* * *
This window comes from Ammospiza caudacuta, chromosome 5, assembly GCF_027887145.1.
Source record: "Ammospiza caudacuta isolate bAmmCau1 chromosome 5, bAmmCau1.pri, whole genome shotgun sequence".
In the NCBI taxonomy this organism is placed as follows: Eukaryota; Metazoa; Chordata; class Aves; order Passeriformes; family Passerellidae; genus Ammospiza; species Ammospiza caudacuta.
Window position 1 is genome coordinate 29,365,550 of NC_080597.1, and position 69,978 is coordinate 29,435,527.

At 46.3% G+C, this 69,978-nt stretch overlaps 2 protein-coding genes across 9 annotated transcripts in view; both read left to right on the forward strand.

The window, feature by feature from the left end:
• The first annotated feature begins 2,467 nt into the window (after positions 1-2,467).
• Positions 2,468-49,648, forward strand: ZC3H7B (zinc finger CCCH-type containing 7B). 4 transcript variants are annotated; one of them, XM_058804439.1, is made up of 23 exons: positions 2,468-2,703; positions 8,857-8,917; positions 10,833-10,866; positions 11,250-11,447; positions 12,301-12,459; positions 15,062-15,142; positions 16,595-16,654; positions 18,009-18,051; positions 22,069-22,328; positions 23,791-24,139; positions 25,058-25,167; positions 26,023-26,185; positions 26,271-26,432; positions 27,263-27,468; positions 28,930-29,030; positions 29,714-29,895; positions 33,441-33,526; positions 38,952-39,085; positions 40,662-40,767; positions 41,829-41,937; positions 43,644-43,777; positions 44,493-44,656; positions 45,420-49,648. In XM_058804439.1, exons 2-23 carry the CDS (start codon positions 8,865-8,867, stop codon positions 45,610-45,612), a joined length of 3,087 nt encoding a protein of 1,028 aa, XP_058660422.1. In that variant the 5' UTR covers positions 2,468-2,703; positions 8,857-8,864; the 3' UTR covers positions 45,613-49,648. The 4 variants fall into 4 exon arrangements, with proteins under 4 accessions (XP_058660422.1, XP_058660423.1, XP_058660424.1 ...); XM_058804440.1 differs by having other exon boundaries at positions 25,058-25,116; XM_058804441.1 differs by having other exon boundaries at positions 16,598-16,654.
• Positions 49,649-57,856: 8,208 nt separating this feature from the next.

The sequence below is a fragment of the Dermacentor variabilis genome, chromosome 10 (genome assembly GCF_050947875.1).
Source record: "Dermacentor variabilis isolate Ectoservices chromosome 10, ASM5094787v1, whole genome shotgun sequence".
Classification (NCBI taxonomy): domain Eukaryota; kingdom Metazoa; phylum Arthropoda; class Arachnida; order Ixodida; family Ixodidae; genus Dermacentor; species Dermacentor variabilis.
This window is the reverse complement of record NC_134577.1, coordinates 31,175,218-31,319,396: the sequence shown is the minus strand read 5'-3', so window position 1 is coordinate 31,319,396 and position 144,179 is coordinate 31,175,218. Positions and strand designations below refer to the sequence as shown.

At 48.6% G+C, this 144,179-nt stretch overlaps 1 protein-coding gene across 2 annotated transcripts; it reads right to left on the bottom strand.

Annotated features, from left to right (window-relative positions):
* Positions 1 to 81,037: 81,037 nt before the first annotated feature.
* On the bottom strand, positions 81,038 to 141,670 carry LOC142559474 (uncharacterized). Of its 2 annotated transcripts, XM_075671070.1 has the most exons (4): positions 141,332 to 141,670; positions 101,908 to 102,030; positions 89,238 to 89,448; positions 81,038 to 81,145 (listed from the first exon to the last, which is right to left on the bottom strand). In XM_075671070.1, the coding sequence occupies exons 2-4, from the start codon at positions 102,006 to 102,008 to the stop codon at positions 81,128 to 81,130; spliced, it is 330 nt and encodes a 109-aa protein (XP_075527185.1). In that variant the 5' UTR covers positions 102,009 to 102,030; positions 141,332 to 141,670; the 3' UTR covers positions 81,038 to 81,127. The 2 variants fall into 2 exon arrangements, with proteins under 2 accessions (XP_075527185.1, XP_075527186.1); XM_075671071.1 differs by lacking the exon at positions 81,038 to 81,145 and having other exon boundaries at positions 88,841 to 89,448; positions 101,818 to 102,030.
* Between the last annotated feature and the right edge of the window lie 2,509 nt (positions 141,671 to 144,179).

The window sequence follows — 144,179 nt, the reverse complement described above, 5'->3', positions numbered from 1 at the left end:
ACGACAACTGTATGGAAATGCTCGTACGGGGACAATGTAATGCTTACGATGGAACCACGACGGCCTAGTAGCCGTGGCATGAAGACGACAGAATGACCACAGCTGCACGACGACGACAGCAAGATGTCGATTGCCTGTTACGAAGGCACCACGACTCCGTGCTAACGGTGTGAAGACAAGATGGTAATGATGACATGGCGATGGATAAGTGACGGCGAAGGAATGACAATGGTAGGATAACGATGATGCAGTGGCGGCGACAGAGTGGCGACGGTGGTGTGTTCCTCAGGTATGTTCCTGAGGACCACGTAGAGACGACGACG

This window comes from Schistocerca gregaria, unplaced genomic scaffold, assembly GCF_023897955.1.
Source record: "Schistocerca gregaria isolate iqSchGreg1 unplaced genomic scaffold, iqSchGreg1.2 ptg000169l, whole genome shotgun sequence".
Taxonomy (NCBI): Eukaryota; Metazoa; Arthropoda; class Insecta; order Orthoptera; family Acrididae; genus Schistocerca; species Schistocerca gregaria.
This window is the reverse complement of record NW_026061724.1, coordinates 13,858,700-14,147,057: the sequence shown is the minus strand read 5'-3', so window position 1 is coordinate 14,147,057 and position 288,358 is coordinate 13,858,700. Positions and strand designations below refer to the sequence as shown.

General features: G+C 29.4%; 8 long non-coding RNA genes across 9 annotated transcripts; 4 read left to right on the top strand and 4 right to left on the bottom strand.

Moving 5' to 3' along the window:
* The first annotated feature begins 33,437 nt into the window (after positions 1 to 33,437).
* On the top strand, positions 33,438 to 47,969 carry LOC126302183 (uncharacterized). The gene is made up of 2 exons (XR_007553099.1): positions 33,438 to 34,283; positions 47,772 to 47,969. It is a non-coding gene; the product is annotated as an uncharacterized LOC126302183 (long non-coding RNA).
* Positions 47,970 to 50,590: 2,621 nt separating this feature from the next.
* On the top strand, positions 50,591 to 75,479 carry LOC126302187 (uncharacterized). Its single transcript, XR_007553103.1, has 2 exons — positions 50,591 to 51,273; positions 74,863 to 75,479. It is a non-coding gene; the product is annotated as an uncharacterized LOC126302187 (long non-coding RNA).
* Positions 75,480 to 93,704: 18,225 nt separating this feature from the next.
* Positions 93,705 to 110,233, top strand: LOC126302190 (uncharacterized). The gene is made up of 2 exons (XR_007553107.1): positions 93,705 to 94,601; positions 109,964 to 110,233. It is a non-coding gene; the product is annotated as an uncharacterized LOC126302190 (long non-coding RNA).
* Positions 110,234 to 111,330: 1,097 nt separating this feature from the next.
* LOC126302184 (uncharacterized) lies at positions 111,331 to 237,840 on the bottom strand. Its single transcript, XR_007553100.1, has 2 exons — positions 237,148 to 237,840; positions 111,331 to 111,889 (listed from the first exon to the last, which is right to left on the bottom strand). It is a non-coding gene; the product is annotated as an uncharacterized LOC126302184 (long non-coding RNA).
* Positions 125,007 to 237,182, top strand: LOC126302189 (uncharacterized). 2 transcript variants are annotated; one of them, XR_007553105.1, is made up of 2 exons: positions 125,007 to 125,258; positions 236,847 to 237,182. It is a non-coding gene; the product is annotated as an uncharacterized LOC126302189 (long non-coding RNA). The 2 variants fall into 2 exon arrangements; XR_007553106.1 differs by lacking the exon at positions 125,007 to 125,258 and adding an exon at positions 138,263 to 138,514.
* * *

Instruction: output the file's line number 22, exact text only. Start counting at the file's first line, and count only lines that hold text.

Source record: "Schistocerca gregaria isolate iqSchGreg1 unplaced genomic scaffold, iqSchGreg1.2 ptg000169l, whole genome shotgun sequence".